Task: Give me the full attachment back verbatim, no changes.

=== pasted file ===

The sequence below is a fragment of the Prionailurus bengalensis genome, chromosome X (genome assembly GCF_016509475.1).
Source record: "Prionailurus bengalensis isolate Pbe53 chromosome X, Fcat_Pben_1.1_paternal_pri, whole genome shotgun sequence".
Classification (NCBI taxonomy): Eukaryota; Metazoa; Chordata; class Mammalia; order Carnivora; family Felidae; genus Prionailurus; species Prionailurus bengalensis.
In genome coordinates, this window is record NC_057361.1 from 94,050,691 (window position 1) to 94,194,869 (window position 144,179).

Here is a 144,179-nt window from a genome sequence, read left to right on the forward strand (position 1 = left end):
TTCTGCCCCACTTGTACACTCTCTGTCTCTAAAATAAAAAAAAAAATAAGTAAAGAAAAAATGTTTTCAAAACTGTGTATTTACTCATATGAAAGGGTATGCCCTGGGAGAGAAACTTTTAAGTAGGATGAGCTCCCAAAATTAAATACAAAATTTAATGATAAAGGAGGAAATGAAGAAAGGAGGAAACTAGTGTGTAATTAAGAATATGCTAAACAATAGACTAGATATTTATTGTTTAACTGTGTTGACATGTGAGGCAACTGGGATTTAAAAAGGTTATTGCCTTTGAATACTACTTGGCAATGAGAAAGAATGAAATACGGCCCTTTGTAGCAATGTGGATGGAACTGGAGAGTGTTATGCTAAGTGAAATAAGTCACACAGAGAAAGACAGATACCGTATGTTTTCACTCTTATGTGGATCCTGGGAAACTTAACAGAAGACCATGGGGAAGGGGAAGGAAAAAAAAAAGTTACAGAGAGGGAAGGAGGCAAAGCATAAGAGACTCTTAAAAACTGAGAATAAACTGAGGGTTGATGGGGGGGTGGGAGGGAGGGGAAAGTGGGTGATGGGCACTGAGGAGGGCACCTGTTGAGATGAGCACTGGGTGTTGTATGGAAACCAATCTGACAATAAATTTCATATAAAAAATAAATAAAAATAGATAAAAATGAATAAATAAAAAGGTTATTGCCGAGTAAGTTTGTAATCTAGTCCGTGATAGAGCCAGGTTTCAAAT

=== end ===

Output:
The sequence below is a fragment of the Prionailurus bengalensis genome, chromosome X (genome assembly GCF_016509475.1).
Source record: "Prionailurus bengalensis isolate Pbe53 chromosome X, Fcat_Pben_1.1_paternal_pri, whole genome shotgun sequence".
Classification (NCBI taxonomy): Eukaryota; Metazoa; Chordata; class Mammalia; order Carnivora; family Felidae; genus Prionailurus; species Prionailurus bengalensis.
In genome coordinates, this window is record NC_057361.1 from 94,050,691 (window position 1) to 94,194,869 (window position 144,179).

Here is a 144,179-nt window from a genome sequence, read left to right on the forward strand (position 1 = left end):
TTCTGCCCCACTTGTACACTCTCTGTCTCTAAAATAAAAAAAAAAATAAGTAAAGAAAAAATGTTTTCAAAACTGTGTATTTACTCATATGAAAGGGTATGCCCTGGGAGAGAAACTTTTAAGTAGGATGAGCTCCCAAAATTAAATACAAAATTTAATGATAAAGGAGGAAATGAAGAAAGGAGGAAACTAGTGTGTAATTAAGAATATGCTAAACAATAGACTAGATATTTATTGTTTAACTGTGTTGACATGTGAGGCAACTGGGATTTAAAAAGGTTATTGCCTTTGAATACTACTTGGCAATGAGAAAGAATGAAATACGGCCCTTTGTAGCAATGTGGATGGAACTGGAGAGTGTTATGCTAAGTGAAATAAGTCACACAGAGAAAGACAGATACCGTATGTTTTCACTCTTATGTGGATCCTGGGAAACTTAACAGAAGACCATGGGGAAGGGGAAGGAAAAAAAAAAGTTACAGAGAGGGAAGGAGGCAAAGCATAAGAGACTCTTAAAAACTGAGAATAAACTGAGGGTTGATGGGGGGGTGGGAGGGAGGGGAAAGTGGGTGATGGGCACTGAGGAGGGCACCTGTTGAGATGAGCACTGGGTGTTGTATGGAAACCAATCTGACAATAAATTTCATATAAAAAATAAATAAAAATAGATAAAAATGAATAAATAAAAAGGTTATTGCCGAGTAAGTTTGTAATCTAGTCCGTGATAGAGCCAGGTTTCAAAT